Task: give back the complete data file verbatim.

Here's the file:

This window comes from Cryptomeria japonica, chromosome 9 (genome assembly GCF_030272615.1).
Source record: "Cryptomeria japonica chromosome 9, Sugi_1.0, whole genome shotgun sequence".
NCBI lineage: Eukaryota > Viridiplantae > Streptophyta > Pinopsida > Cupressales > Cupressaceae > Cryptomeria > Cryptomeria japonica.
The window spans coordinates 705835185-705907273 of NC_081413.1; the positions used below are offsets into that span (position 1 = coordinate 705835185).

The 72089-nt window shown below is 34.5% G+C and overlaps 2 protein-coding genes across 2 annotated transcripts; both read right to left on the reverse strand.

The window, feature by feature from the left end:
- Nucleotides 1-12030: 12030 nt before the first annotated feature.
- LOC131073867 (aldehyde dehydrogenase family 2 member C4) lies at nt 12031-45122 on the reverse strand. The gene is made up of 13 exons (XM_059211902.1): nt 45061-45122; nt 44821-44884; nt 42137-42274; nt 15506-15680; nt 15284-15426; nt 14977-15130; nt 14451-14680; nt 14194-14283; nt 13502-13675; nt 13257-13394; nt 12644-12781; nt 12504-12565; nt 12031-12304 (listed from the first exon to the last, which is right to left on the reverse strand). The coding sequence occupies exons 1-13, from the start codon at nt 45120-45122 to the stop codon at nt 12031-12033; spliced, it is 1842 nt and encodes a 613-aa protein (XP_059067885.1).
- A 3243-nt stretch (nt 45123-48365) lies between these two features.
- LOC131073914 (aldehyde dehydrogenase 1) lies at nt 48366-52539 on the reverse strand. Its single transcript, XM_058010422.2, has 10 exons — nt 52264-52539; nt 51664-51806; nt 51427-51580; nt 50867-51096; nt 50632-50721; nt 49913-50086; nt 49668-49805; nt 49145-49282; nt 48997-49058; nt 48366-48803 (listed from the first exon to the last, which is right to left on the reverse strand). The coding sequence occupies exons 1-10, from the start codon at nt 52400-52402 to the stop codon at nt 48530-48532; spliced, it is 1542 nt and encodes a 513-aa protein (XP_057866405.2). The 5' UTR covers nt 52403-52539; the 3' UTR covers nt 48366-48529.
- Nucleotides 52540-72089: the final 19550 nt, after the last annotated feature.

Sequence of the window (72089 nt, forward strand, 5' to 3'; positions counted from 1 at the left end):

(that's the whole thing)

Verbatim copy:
This window comes from Cryptomeria japonica, chromosome 9 (genome assembly GCF_030272615.1).
Source record: "Cryptomeria japonica chromosome 9, Sugi_1.0, whole genome shotgun sequence".
NCBI lineage: Eukaryota > Viridiplantae > Streptophyta > Pinopsida > Cupressales > Cupressaceae > Cryptomeria > Cryptomeria japonica.
The window spans coordinates 705835185-705907273 of NC_081413.1; the positions used below are offsets into that span (position 1 = coordinate 705835185).

The 72089-nt window shown below is 34.5% G+C and overlaps 2 protein-coding genes across 2 annotated transcripts; both read right to left on the reverse strand.

The window, feature by feature from the left end:
- Nucleotides 1-12030: 12030 nt before the first annotated feature.
- LOC131073867 (aldehyde dehydrogenase family 2 member C4) lies at nt 12031-45122 on the reverse strand. The gene is made up of 13 exons (XM_059211902.1): nt 45061-45122; nt 44821-44884; nt 42137-42274; nt 15506-15680; nt 15284-15426; nt 14977-15130; nt 14451-14680; nt 14194-14283; nt 13502-13675; nt 13257-13394; nt 12644-12781; nt 12504-12565; nt 12031-12304 (listed from the first exon to the last, which is right to left on the reverse strand). The coding sequence occupies exons 1-13, from the start codon at nt 45120-45122 to the stop codon at nt 12031-12033; spliced, it is 1842 nt and encodes a 613-aa protein (XP_059067885.1).
- A 3243-nt stretch (nt 45123-48365) lies between these two features.
- LOC131073914 (aldehyde dehydrogenase 1) lies at nt 48366-52539 on the reverse strand. Its single transcript, XM_058010422.2, has 10 exons — nt 52264-52539; nt 51664-51806; nt 51427-51580; nt 50867-51096; nt 50632-50721; nt 49913-50086; nt 49668-49805; nt 49145-49282; nt 48997-49058; nt 48366-48803 (listed from the first exon to the last, which is right to left on the reverse strand). The coding sequence occupies exons 1-10, from the start codon at nt 52400-52402 to the stop codon at nt 48530-48532; spliced, it is 1542 nt and encodes a 513-aa protein (XP_057866405.2). The 5' UTR covers nt 52403-52539; the 3' UTR covers nt 48366-48529.
- Nucleotides 52540-72089: the final 19550 nt, after the last annotated feature.

Sequence of the window (72089 nt, forward strand, 5' to 3'; positions counted from 1 at the left end):